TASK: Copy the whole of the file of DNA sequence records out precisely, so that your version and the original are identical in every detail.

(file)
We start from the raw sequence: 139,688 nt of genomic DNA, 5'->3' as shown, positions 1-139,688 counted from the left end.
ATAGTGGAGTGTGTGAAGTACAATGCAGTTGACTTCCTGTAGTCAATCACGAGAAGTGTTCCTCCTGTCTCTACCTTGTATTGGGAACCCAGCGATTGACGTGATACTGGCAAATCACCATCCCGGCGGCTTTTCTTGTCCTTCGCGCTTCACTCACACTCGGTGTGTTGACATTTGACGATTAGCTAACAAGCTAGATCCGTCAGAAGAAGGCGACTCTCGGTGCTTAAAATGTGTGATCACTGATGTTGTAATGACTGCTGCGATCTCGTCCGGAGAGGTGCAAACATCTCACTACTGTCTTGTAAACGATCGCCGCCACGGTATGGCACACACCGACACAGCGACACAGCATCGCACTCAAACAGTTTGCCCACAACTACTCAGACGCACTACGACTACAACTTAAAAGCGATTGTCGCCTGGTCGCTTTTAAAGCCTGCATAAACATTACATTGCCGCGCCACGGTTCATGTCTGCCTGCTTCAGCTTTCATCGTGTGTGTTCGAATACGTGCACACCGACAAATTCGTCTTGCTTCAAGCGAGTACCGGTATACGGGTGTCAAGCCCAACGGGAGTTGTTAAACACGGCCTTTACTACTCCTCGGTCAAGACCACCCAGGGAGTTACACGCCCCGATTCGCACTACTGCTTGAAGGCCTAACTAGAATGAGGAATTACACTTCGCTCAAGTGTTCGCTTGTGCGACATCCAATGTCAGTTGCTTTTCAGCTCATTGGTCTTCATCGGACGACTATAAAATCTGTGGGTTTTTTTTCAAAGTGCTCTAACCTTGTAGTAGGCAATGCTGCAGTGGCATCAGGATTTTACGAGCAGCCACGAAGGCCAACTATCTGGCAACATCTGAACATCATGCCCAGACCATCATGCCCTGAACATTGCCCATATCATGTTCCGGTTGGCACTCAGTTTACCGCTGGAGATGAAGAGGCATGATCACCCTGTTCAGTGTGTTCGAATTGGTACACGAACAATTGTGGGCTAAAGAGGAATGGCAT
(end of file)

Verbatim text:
We start from the raw sequence: 139,688 nt of genomic DNA, 5'->3' as shown, positions 1-139,688 counted from the left end.
ATAGTGGAGTGTGTGAAGTACAATGCAGTTGACTTCCTGTAGTCAATCACGAGAAGTGTTCCTCCTGTCTCTACCTTGTATTGGGAACCCAGCGATTGACGTGATACTGGCAAATCACCATCCCGGCGGCTTTTCTTGTCCTTCGCGCTTCACTCACACTCGGTGTGTTGACATTTGACGATTAGCTAACAAGCTAGATCCGTCAGAAGAAGGCGACTCTCGGTGCTTAAAATGTGTGATCACTGATGTTGTAATGACTGCTGCGATCTCGTCCGGAGAGGTGCAAACATCTCACTACTGTCTTGTAAACGATCGCCGCCACGGTATGGCACACACCGACACAGCGACACAGCATCGCACTCAAACAGTTTGCCCACAACTACTCAGACGCACTACGACTACAACTTAAAAGCGATTGTCGCCTGGTCGCTTTTAAAGCCTGCATAAACATTACATTGCCGCGCCACGGTTCATGTCTGCCTGCTTCAGCTTTCATCGTGTGTGTTCGAATACGTGCACACCGACAAATTCGTCTTGCTTCAAGCGAGTACCGGTATACGGGTGTCAAGCCCAACGGGAGTTGTTAAACACGGCCTTTACTACTCCTCGGTCAAGACCACCCAGGGAGTTACACGCCCCGATTCGCACTACTGCTTGAAGGCCTAACTAGAATGAGGAATTACACTTCGCTCAAGTGTTCGCTTGTGCGACATCCAATGTCAGTTGCTTTTCAGCTCATTGGTCTTCATCGGACGACTATAAAATCTGTGGGTTTTTTTTCAAAGTGCTCTAACCTTGTAGTAGGCAATGCTGCAGTGGCATCAGGATTTTACGAGCAGCCACGAAGGCCAACTATCTGGCAACATCTGAACATCATGCCCAGACCATCATGCCCTGAACATTGCCCATATCATGTTCCGGTTGGCACTCAGTTTACCGCTGGAGATGAAGAGGCATGATCACCCTGTTCAGTGTGTTCGAATTGGTACACGAACAATTGTGGGCTAAAGAGGAATGGCAT